7. The appellants thereafter preferred an appeal and were successful as regards an eight annas share which had never been disputed. The learned District Judge held that inasmuch as the executing court, in dealing with the application under Order 21, Rule 58 held that no such application could lie in view of the provisions of Section 170, Bengal Tenancy Act. the consequences laid down in Order 21, Rule 63 read with Article 11, Limitation Act, could not ensue, inasmuch as, if those provisions were applied, it would be treating the application as an application under Order 21, Rule 58 which it had been declared not to be. According to the learned District Judge, Rule 63 contemplated a 'partyagainst whom an order is made', but where the executing court decided that it had no jurisdiction to entertain the application made, it really passed no order against anybody and therefore the provisions of Rule 63 were not attracted to such a case. Apparently, however, the learned District Judge did not believe the story of the partitionand the khas possession by the appellants of the full 16 as interest in the property. Accordingly, he gave them a declaration with respect to an eight annas share and a decree for joint possession with Ashutosh De.
8. Thereafter, two appeals were preferred to this Court. The present appellants preferred Second Appeal No. 1826 of 1946 by which they complained of that part of the learned Judge's decision whereby he had disallowed their claim with regard to an eight annas share of the properties, while Ashutosh De preferred Second Appeal No. 1451 of 1946 against that part of the learned District Judge's decision whereby he allowed the present appellants' claim to the extent of eight annas. The two appeals came to be heard together by Rama Prasad Mookerjee J, and he allowed Appeal No. 1451 while dismissing Appeal No. 1926. In the result, he restored the judgment and the decree of the trial court and dismissed the appellants' suit. It is against that decision that the present appeal has been preferred, but it is limited to Second Appeal No. 1451 of 1946.
9. The only point urged in the Second Appeal appears to have been that the order passed on 12-6-1943, was not a decision under Order 21, Rule 58, Civil P. C., inasmuch as the appellants' application had been thrown out 'in limine' without an investigation into the facts. That being the only point urged, the learned Judge found it easy to dispose of it by referring to some of the innumerable decisions by which it has now been firmly established that it is not necessary that there should be an investigation as to the merits of the claim before a dismissal of an application under Order 21, Rule 58 if the consequences laid down in Rule 63 were to follow. Before the learned Judge, reference appears to have been made not only to the second application which was expressly described as an application under Order 21, Rule 58 but also to the first application which seems to have been regarded as equally an application under that rule. As the learned Judge thought that the view he was taking as to the effect of the dismissal of the application under Order 21, Rule 58 and the failure of the appellants to bring their suit within a year from the date of the dismissal was decisive of their claim, he considered it unnecessary to deal with any other question.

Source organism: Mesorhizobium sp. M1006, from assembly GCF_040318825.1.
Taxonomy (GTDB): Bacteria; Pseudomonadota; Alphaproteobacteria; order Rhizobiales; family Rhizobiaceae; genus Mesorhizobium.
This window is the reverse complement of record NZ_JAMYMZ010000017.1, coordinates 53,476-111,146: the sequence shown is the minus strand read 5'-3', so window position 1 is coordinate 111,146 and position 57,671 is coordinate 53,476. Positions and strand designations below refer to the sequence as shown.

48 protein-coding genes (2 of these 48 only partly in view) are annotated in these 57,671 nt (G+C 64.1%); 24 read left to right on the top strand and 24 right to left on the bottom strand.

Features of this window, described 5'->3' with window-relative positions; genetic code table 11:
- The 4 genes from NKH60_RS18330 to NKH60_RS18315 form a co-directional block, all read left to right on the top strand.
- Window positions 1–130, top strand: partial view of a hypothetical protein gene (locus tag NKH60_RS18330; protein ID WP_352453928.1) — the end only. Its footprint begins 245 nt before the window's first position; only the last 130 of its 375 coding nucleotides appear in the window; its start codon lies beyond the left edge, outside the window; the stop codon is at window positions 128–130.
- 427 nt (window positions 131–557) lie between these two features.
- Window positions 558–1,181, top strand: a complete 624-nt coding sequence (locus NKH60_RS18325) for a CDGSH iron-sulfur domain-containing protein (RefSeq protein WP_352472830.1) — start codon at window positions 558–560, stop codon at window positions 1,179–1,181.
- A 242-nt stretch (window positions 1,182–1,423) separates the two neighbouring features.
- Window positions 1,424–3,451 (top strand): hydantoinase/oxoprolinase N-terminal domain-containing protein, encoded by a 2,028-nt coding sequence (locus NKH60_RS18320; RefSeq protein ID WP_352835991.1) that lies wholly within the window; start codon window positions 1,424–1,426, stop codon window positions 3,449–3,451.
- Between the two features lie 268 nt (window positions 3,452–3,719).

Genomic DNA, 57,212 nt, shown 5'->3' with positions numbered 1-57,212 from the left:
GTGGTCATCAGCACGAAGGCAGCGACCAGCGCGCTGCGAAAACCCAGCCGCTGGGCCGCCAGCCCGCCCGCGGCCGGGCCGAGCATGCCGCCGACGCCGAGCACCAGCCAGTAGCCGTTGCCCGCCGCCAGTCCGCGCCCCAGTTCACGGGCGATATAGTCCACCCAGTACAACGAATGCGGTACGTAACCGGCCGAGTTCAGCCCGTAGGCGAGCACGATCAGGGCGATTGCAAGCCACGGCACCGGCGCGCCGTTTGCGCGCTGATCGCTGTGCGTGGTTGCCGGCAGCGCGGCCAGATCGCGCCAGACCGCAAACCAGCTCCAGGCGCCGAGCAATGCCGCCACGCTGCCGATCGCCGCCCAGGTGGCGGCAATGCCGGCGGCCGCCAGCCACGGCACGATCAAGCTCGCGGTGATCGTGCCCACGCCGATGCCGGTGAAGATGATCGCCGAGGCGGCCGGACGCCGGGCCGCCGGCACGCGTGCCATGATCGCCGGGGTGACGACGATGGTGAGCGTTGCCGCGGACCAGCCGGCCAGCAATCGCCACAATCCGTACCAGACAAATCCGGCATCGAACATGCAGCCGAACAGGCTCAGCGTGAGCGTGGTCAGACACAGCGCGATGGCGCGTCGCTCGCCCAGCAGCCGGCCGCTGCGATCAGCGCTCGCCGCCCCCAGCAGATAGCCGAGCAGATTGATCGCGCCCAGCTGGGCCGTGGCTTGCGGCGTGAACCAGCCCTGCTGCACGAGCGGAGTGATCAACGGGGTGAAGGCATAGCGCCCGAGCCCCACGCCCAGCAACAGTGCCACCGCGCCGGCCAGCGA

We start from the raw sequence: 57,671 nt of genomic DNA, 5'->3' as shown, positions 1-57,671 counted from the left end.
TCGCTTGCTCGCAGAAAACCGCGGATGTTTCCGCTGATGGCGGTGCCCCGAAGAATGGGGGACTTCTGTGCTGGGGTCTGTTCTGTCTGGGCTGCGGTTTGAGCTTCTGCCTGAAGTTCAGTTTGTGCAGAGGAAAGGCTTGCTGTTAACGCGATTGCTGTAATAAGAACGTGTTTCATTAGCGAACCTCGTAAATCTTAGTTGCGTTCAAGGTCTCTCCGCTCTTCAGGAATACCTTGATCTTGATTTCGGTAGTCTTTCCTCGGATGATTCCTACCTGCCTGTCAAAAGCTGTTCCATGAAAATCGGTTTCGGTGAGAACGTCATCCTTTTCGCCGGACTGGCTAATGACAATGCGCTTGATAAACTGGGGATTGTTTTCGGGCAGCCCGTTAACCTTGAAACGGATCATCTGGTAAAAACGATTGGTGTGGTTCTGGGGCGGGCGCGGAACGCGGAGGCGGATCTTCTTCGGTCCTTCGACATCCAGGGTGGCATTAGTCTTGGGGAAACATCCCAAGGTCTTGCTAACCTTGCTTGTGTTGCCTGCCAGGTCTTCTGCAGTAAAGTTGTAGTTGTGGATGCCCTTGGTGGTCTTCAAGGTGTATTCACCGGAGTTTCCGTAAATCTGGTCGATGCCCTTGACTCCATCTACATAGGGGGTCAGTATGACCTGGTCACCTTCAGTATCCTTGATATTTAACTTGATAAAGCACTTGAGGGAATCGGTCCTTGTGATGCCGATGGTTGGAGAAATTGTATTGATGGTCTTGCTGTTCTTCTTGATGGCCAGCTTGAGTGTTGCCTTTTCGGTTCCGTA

10. Before us. Mr. Sen who appears on behalf of the appellants sought to argue that the decisions where it had been held that an investigation into the merits of the claim was not necessary in order to make a dismissal of an application under Order 21, Rule 58 a dismissal which would attract the provisions of Rule 63, required to be reviewed. In his submission, unless there had been an investigation into the merits of a claim sought to be asserted by an application under Order 21, Rule 58 there was really no such application prosecuted or considered by the court and therefore there could be no question of the provisions of Rule 63 applying. Mr. Sen went on to argue that the omission in Rule 63 in the Code of 1908 of a specific reference to the rules, preceding that rule really made no difference, as the rule, on a true construction, must be read as containing a reference to those rules by clear implication. If so, Mr. Sen continued, nothing had happened to displace the decisions given under the old Code and consequently the decisions in the contrary sense, given under the new Code, required re-examination.
11. In my opinion, this contention of Mr. Sen cannot be accepted. Apart from the fact thatthere is nothing in the language of Section 63 or the language of Rule 58 to require that the relevant dismissal must be a dismissal after an examination of the merits of the case, the principle that no such examination is essential is now too firmly established to be questioned. The point involved is one of procedure and if a particular procedure has been held and declared to be the correct procedure by judicial decisions spread over almost half a century, it would not be proper to seek to re-open the question over again, unless some very strong reasons could be made out. I do not find any reason, strong or weak, to think that the decisions under the Code of 1908 may not be correct and may have put a wrong construction upon the provisions of Rule 58 and 63 of Order 21, of the Code. In my opinion, the question of the necessity or otherwise of an examination of the merits of a claim was rightly decided in the judgment under appeal and Mr. Sen's contentions to the contrary are not sustainable.